The Hugo Award winners for 2015 will be announced tonight at the World Science Fiction Convention, “Sasquan,” in Spokane, Washington. It’s been a particularly fractious year for the Hugos, with fans dividing up into two armed camps across an ideological chasm. You can find my earlier thoughts on the situation here.
I think you can find legitimate concerns and honest brokers on both sides, but the voices of reason have been mostly drowned out by a multitude of shrill demagogues who have dominated the conversation online and in the press. One thing both sides do agree on is that the genre, and the fanbase that supports it, is in trouble, though they violently disagree about the nature of that trouble.
I spent some time this week watching YouTube videos of the early arrivals at the convention site and the business meetings on Thursday and Friday. Some things stood out:
Science fiction has a diversity problem, but I don’t think it’s so much a lack of talent or availability of great stories from women and international authors, or failure to promote and publish them. Watch the videos. The Worldcon business meeting is dominated by men and women of a particular racial and generational demographic. One delegate bemoaned the fact that there were only 200 in attendance from a membership population around 10000. “We’re the ones who really care.” Another made the remarkable statement that the business meeting attendees constituted the elected representatives of all those who didn’t attend, just because they showed up. A proposal to expand the use of electronic signatures to facilitate voting and ratification of Worldcon business (where the Hugo administration and election machinery is constructed) beyond the convention was on the agenda, and a bright young person came to the podium urging members to pass it, citing the fact that people who didn’t have the means to travel or were living in countries far away from the convention site were effectively being disenfranchised. “If we want to keep the World in Worldcon, we need to do this.” The measure was defeated, and several of those opposed cited fear of a Sad-Puppies-style takeover of processes beyond Hugo voting.
The Hugo Award process is broken. Again, almost everybody agrees about this but are in violent disagreement about how it’s broken. The Sad Puppies supporters see an insular process too easily swayed by a small fraction of the fanbase and informed primarily by political affinity. They got organized and used that fact to dominate this year’s nominations, which only required 250-or-so concerted votes to change the outcome. The folks on the other side cried foul, but all the Puppies really did was get out the vote and demonstrate how easy it was to influence the results, in a particular advocacy group’s favor, within the rules. While many wanted to blame the Hugo administrators or individuals in the Sad Puppies camp, one delegate at the business meeting acknowledged the root issue: “We’re having a lot of these problems because we didn’t step up and nominate.” Past Sad Puppies efforts were thwarted in the final voting, but this year’s ballot threatens to yield one or more Sad-Puppies-favored winners unless the convention voters unite to deny any winner in some categories, adding weight to the Puppies’ claim that the voting process favors insiders. This year’s business meeting is heavy on proposals designed to change the future nomination structure, another outcome that appears designed to protect the status quo.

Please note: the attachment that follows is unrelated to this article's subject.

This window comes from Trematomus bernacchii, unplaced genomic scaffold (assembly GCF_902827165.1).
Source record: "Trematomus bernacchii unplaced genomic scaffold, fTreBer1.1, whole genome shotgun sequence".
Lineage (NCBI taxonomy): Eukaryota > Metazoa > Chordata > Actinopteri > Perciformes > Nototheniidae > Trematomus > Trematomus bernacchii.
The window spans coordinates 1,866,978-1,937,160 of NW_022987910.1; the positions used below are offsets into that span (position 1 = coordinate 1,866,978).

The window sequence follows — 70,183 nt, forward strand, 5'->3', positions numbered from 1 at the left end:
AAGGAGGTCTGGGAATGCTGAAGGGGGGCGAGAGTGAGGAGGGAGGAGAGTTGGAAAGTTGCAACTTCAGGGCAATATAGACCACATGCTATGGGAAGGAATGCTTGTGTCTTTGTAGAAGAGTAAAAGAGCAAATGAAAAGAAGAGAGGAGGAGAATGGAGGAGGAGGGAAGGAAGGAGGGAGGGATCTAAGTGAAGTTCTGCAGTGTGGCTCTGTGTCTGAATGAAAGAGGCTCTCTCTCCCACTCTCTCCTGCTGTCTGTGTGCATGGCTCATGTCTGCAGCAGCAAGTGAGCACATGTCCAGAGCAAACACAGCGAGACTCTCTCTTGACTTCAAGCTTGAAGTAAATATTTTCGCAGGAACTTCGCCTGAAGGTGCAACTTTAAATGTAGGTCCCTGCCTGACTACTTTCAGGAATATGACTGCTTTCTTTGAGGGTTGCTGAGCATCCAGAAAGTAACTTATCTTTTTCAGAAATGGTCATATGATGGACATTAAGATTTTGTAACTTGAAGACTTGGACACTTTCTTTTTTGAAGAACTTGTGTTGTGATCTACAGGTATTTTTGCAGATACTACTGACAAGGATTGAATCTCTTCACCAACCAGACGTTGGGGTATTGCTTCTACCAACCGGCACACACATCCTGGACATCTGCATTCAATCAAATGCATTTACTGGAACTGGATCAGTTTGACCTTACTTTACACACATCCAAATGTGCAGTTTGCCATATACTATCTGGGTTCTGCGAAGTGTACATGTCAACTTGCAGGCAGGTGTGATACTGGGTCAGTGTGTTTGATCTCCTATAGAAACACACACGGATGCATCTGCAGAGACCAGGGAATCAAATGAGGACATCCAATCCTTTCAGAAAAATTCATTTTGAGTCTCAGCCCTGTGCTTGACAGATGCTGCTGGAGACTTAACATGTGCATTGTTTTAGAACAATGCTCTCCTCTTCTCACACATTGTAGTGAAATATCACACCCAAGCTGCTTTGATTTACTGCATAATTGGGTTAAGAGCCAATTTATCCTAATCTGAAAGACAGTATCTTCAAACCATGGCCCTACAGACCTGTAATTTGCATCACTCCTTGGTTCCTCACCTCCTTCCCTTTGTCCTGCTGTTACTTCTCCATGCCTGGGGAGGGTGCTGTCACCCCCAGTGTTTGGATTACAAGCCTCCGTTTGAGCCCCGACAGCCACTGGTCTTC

There’s panic in the air. Much of the sentiment expressed by members at the business meetings reflects a great fear of what might come to pass if the Hugo vote goes the wrong way this weekend. Or even if it doesn’t. People fear damage to the credibility of the Hugo Award as a measure of excellence in speculative fiction. They’re afraid the barbarians are at the gate, ready to burn and pillage their community. They’re afraid an event they cherish is about to be destroyed. They’re afraid their aspirations will be crushed by an influx of disinterested, lowbrow outsiders who don’t understand or care about their fandom. Whether or not these fears are justified, I think it’s certain that clear, rational analysis and decision-making cannot happen in an atmosphere dominated by anxiety over what might happen. Fear of the future is a particularly crippling ailment for people who write and promote science fiction.
So, what’s going to happen tonight? I don’t know. I don’t think extending the Puppy War is in anybody’s best interest, and I don’t think the Hugos or Worldcon are best served by trying to build a bigger, better wall to keep the barbarians out. We all know how well that worked for the Romans. I think the young woman at the business meeting had the truth of it. If the delegates really care about diversity and global involvement in science fiction fandom and Worldcon, they need to tend to their own house first and lower the entry barriers for those who want to participate substantially in fandom and the convention but can’t afford to jet off to London, or Helsinki, or even Spokane every year, people who might not be on a first-name basis with the convention organizers and their circle of close friends. People who might prefer a different style of science fiction or whose politics might rub influential folks the wrong way. Maybe even young people.
By all means, let’s get serious about keeping the World in Worldcon.